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House Democrats propose multibillion-dollar COVID-19 relief health package

House Democrats propose multibillion-dollar COVID-19 relief health package
© Bonnie Cash

House Democrats proposed a multibillion-dollar COVID-19 relief bill that would boost investments in public health, vaccines, testing and health care services for the poor.

The proposal from the Energy and Commerce Committee, which has broad jurisdiction over health care, largely mirrors portions of the framework for a COVID-19 relief package and other proposals released by President BidenJoe Biden Pence said he's 'proud' Congress certified Biden's win on Jan. 6 Americans put the most trust in their doctor for COVID-19 information: poll US to give Afghanistan 3M doses of J&J vaccine MORE, with more funding for the Centers for Disease Control and Prevention (CDC) and expansion of Medicaid to more groups of people.

“As new variants of the virus emerge, it is vital that Congress act quickly to provide relief to the American people and the resources and support needed to bring an end to the COVID-19 pandemic,” said Chairman Frank Pallone Jr. (D-N.J.).

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The proposal, which the committee will mark up on Thursday, includes $7.5 billion in funding for the CDC for COVID-19 vaccine distribution, promotion, administration and monitoring.

The funding could be used to support state and local public health departments, community vaccination centers, mobile vaccination units, IT improvements and public communications about the vaccine, according to the committee.

The CDC would also get another $1 billion to improve COVID-19 vaccination rates through programs that provide information and education to the public and dispel concerns about the vaccine.

The Department of Health and Human Services (HHS) would get $5.2 billion to support the research, development, manufacturing, production and purchase of vaccines, treatments or other medical products used to treat or prevent COVID-19.

Testing

HHS would also receive $46 billion to implement a national testing and contract tracing strategy and support those efforts at state and local levels.

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The funding could also be used to support community-based testing sites and the development, manufacturing and distribution of tests, protective equipment like masks and gloves and other supplies needed for COVID-19 testing.

Another $1.8 billion would go to purchase and distribute COVID-19 tests, vaccines and supplies to congregate settings like jails and nursing homes, which have become hot spots for the spread of the virus.

The CDC would get another $1.75 billion, which could be sent to state and local health departments, to track the virus and any potential variants.

Experts have said the CDC and state and local health departments are severely lacking in their ability to track mutations of the virus as more contagious variants start spreading in the U.S.

The Indian Health Service would get more than $6 billion, to be used for lost revenue, telehealth, vaccines, testing and other activities.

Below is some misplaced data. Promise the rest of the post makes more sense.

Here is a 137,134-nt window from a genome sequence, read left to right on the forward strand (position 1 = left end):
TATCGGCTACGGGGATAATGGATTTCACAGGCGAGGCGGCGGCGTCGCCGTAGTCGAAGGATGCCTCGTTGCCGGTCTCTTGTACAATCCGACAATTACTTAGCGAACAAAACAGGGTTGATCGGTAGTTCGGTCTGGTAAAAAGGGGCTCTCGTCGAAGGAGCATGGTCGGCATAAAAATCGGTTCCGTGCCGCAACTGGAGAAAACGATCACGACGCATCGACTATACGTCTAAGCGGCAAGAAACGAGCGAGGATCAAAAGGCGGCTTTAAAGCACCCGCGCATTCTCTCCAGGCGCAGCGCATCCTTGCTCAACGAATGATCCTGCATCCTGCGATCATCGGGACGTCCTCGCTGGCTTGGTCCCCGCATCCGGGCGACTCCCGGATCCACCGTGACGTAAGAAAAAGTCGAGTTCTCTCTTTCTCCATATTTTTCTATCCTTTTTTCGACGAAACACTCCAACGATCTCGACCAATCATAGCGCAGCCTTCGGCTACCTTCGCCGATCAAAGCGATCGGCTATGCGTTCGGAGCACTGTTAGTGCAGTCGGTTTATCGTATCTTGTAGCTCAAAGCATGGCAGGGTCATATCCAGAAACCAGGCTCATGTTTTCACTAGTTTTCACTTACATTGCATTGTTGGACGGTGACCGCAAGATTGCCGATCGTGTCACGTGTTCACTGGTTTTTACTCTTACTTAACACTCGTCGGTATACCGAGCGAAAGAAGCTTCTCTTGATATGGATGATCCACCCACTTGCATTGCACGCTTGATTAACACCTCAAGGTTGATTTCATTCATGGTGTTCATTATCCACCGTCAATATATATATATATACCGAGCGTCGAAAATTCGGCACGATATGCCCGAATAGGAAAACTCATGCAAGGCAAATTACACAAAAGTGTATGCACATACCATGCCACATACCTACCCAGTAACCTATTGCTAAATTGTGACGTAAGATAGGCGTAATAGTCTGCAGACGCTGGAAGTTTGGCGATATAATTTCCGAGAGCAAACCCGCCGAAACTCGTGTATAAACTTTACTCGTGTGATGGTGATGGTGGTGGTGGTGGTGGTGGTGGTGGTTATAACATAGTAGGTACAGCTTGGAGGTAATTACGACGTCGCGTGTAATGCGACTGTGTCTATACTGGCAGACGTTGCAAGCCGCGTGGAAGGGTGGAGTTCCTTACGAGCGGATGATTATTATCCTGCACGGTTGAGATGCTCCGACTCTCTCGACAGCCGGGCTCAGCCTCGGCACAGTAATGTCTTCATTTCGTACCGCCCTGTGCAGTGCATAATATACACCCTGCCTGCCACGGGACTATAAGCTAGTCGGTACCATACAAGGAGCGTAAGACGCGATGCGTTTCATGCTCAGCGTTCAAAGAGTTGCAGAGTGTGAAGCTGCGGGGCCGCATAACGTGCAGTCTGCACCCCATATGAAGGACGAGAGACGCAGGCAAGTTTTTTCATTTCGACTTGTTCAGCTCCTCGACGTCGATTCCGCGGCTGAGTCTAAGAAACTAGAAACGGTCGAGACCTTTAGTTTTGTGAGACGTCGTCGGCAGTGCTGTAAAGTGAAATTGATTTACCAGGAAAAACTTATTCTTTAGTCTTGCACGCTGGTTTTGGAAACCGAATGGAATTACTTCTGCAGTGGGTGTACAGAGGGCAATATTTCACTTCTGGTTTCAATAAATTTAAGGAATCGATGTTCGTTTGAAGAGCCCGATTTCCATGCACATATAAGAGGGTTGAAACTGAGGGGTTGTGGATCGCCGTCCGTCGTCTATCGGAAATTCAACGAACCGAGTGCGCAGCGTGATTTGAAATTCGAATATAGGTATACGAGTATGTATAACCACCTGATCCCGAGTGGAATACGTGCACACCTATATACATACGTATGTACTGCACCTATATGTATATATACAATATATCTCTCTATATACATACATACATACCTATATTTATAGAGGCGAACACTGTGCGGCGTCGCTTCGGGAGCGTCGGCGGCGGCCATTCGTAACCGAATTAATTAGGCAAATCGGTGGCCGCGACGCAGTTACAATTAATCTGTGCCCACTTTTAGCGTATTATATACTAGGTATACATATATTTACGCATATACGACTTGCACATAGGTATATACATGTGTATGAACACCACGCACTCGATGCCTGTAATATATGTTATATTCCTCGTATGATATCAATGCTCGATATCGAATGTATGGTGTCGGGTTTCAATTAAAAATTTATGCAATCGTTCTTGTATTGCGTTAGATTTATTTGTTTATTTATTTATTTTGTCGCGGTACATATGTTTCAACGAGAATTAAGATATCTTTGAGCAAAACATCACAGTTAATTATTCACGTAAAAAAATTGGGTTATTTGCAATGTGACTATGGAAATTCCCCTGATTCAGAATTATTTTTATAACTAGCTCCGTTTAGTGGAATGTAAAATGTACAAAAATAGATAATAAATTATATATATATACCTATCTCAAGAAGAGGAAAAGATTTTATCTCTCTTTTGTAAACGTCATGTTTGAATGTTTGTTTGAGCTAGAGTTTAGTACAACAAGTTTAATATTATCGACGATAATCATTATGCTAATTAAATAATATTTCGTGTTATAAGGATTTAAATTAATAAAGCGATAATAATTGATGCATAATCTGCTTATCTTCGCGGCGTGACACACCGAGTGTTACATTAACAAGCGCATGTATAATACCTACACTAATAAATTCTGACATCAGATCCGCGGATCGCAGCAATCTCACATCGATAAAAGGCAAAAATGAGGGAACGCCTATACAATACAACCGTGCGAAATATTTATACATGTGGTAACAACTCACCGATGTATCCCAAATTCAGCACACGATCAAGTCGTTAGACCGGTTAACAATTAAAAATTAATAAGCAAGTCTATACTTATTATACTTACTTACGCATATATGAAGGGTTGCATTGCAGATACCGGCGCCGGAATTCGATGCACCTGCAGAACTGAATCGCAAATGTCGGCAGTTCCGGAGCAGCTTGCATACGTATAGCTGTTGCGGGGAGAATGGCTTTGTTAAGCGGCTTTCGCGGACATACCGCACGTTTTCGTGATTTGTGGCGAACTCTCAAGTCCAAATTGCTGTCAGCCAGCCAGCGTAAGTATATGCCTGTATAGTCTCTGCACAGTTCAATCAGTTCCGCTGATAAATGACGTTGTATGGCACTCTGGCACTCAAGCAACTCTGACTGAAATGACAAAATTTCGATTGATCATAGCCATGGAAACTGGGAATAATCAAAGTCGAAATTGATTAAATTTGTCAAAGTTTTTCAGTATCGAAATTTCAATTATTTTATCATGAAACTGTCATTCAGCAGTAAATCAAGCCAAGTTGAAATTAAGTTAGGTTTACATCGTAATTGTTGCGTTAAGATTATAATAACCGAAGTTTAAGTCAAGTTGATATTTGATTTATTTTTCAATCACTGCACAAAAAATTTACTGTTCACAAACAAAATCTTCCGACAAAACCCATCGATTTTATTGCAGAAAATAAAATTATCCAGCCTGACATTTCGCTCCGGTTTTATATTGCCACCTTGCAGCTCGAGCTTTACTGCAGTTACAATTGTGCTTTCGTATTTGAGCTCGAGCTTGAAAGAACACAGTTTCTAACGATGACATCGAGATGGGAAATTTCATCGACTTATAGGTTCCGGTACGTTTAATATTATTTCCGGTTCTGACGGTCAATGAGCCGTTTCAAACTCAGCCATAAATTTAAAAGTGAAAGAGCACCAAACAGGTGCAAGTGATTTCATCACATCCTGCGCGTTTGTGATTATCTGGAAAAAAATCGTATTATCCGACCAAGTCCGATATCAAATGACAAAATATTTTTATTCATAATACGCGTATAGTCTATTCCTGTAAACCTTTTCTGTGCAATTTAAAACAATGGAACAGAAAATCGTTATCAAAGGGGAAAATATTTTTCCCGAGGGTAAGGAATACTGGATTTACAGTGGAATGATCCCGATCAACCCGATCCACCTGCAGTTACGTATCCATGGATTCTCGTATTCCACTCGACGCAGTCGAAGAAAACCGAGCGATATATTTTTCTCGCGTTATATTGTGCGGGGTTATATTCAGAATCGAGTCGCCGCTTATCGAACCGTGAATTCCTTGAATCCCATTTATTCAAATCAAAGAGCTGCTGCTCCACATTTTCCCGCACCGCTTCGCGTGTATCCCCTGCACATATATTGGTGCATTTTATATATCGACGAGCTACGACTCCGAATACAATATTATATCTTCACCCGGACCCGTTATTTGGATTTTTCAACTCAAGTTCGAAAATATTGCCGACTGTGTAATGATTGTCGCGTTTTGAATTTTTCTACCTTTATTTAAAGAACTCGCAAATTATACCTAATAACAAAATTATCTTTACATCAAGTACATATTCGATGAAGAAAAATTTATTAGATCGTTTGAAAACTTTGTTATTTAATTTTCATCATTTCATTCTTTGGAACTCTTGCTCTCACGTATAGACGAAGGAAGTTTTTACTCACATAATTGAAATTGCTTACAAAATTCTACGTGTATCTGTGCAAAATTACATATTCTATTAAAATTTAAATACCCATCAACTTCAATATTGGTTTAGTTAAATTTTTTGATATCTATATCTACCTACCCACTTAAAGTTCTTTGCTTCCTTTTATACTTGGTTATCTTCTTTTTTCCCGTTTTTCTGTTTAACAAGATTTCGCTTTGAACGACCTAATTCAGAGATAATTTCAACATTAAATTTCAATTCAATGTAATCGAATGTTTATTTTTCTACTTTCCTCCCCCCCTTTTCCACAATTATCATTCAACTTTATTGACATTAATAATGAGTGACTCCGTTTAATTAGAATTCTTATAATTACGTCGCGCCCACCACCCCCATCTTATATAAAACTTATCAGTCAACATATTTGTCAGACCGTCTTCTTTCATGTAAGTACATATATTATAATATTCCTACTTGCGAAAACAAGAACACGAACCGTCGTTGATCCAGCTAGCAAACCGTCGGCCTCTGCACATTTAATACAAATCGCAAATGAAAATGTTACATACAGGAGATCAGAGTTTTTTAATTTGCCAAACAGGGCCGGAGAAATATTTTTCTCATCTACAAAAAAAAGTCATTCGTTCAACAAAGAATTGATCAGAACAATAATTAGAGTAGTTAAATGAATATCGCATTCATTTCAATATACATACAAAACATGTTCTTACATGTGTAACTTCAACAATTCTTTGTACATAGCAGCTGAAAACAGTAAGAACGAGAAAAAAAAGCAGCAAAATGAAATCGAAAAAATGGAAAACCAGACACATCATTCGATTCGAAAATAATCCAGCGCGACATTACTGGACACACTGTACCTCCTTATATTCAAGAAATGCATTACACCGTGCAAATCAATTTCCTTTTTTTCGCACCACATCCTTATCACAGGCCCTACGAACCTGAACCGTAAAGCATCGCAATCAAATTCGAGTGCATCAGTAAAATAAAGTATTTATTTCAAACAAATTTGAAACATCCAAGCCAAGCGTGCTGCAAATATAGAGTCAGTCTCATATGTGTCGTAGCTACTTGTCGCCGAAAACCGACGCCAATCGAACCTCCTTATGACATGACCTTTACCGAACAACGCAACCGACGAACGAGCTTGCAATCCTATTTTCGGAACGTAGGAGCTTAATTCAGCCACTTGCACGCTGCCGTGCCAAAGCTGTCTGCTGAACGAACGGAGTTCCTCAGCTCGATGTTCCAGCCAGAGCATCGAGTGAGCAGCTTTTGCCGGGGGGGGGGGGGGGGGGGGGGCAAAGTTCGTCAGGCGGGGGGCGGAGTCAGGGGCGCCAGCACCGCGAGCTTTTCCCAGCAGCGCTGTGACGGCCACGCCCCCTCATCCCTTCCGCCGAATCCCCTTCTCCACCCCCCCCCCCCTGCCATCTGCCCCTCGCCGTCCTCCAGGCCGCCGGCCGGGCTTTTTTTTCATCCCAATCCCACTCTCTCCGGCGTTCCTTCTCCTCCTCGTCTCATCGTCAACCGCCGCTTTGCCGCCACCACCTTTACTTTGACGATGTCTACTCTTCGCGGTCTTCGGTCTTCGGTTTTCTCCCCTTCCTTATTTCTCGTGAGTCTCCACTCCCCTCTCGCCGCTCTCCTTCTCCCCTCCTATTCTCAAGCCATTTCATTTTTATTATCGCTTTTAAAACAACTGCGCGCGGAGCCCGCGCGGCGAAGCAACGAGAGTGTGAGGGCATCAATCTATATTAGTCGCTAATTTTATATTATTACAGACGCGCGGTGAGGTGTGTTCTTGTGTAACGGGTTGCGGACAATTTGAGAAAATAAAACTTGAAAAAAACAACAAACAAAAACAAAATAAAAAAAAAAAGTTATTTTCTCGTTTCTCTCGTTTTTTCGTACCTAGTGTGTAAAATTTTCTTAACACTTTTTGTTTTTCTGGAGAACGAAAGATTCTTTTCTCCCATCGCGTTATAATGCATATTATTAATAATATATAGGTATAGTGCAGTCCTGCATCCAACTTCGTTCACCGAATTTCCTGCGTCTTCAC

Public health

The proposal includes a substantial, multibillion-dollar investment in public health, which experts say has been underfunded for years and crippled the U.S.'s ability to respond quickly to COVID-19 and other threats.

Another $7.5 billion would go to HHS for the public health workforce and grants to state and local health departments to hire more staff, including contacting tracers, community health workers, nurses and epidemiologists.

Community health centers, which serve low-income patients and underserved communities, would receive $7.6 billion for vaccination, testing, contact tracing and treatment efforts.

The Substance Abuse and Mental Health Services Administration would receive $3.5 billion for grant programs responding to substance abuse prevention, treatment and mental health issues.

Health coverage

The bill would incentivize states to expand Medicaid to more groups of people, including postpartum women, prisoners 30 days before release and more low-income adults.

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Medicaid, the health insurance program for the poor, is jointly funded by states and the federal government.

While ObamaCare allowed states to expand Medicaid coverage to low-income adults, 12 states have not done so, including Texas, Georgia and Florida. The bill would offer more funding to those states as an incentive to expand Medicaid, which would cover millions of people who don’t have health insurance.

The proposal would also allow states to expand Medicaid coverage to people for 12 months after birth, a policy experts have said could help curb maternal mortality rates.

The bill would also incentivize states to provide more services through their Medicaid programs, including crisis intervention services in which people experiencing mental health or substance use disorder issues are visited at their homes or community sites.

Medicaid and the Children’s Health Insurance Program would also have to cover COVID-19 vaccines and treatment without cost-sharing for patients, with extra costs being paid by the federal government.

The bill would also allow states to bill Medicaid for COVID-19 vaccines and treatment for people without health insurance.

The proposal would provide a $50 million funding increase to the Title X Family Planning Program, which funds providers offering birth control and other services to low-income people.